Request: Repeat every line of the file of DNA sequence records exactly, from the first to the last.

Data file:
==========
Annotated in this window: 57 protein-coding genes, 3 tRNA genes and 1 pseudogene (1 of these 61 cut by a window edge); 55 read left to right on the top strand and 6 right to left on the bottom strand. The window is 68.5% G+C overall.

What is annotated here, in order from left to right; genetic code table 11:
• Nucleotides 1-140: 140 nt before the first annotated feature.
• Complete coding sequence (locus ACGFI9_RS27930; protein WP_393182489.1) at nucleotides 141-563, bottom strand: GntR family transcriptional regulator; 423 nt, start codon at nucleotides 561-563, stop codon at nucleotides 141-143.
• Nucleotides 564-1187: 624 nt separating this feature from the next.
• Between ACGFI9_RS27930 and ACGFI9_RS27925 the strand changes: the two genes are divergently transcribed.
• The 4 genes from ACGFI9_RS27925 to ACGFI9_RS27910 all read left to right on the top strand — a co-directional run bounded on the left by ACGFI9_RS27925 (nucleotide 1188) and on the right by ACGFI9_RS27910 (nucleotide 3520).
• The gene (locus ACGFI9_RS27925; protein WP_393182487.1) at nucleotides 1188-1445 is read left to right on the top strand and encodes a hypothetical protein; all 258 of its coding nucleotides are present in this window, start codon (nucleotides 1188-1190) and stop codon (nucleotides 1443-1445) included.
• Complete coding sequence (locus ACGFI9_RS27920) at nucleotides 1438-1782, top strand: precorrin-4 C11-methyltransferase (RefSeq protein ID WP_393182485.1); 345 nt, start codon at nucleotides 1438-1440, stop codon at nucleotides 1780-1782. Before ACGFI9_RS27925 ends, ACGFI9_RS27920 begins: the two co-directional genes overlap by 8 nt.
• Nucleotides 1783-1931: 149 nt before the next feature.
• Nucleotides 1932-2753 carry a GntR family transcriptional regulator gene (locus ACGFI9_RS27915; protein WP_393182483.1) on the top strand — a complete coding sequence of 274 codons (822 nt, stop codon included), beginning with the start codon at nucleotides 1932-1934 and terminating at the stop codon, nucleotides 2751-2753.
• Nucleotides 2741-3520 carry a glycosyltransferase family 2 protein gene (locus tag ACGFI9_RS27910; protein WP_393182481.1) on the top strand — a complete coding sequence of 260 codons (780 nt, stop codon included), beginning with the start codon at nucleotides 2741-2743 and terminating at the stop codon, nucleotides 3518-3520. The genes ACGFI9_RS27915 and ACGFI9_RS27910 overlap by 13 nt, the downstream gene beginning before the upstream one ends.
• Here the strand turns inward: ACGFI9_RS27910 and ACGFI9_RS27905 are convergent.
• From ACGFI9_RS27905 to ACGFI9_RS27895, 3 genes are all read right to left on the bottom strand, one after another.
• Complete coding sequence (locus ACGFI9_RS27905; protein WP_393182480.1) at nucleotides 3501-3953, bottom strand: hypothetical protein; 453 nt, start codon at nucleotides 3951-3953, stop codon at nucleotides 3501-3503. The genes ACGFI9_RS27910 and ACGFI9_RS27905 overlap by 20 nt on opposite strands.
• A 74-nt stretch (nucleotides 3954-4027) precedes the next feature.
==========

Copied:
Annotated in this window: 57 protein-coding genes, 3 tRNA genes and 1 pseudogene (1 of these 61 cut by a window edge); 55 read left to right on the top strand and 6 right to left on the bottom strand. The window is 68.5% G+C overall.

What is annotated here, in order from left to right; genetic code table 11:
• Nucleotides 1-140: 140 nt before the first annotated feature.
• Complete coding sequence (locus ACGFI9_RS27930; protein WP_393182489.1) at nucleotides 141-563, bottom strand: GntR family transcriptional regulator; 423 nt, start codon at nucleotides 561-563, stop codon at nucleotides 141-143.
• Nucleotides 564-1187: 624 nt separating this feature from the next.
• Between ACGFI9_RS27930 and ACGFI9_RS27925 the strand changes: the two genes are divergently transcribed.
• The 4 genes from ACGFI9_RS27925 to ACGFI9_RS27910 all read left to right on the top strand — a co-directional run bounded on the left by ACGFI9_RS27925 (nucleotide 1188) and on the right by ACGFI9_RS27910 (nucleotide 3520).
• The gene (locus ACGFI9_RS27925; protein WP_393182487.1) at nucleotides 1188-1445 is read left to right on the top strand and encodes a hypothetical protein; all 258 of its coding nucleotides are present in this window, start codon (nucleotides 1188-1190) and stop codon (nucleotides 1443-1445) included.
• Complete coding sequence (locus ACGFI9_RS27920) at nucleotides 1438-1782, top strand: precorrin-4 C11-methyltransferase (RefSeq protein ID WP_393182485.1); 345 nt, start codon at nucleotides 1438-1440, stop codon at nucleotides 1780-1782. Before ACGFI9_RS27925 ends, ACGFI9_RS27920 begins: the two co-directional genes overlap by 8 nt.
• Nucleotides 1783-1931: 149 nt before the next feature.
• Nucleotides 1932-2753 carry a GntR family transcriptional regulator gene (locus ACGFI9_RS27915; protein WP_393182483.1) on the top strand — a complete coding sequence of 274 codons (822 nt, stop codon included), beginning with the start codon at nucleotides 1932-1934 and terminating at the stop codon, nucleotides 2751-2753.
• Nucleotides 2741-3520 carry a glycosyltransferase family 2 protein gene (locus tag ACGFI9_RS27910; protein WP_393182481.1) on the top strand — a complete coding sequence of 260 codons (780 nt, stop codon included), beginning with the start codon at nucleotides 2741-2743 and terminating at the stop codon, nucleotides 3518-3520. The genes ACGFI9_RS27915 and ACGFI9_RS27910 overlap by 13 nt, the downstream gene beginning before the upstream one ends.
• Here the strand turns inward: ACGFI9_RS27910 and ACGFI9_RS27905 are convergent.
• From ACGFI9_RS27905 to ACGFI9_RS27895, 3 genes are all read right to left on the bottom strand, one after another.
• Complete coding sequence (locus ACGFI9_RS27905; protein WP_393182480.1) at nucleotides 3501-3953, bottom strand: hypothetical protein; 453 nt, start codon at nucleotides 3951-3953, stop codon at nucleotides 3501-3503. The genes ACGFI9_RS27910 and ACGFI9_RS27905 overlap by 20 nt on opposite strands.
• A 74-nt stretch (nucleotides 3954-4027) precedes the next feature.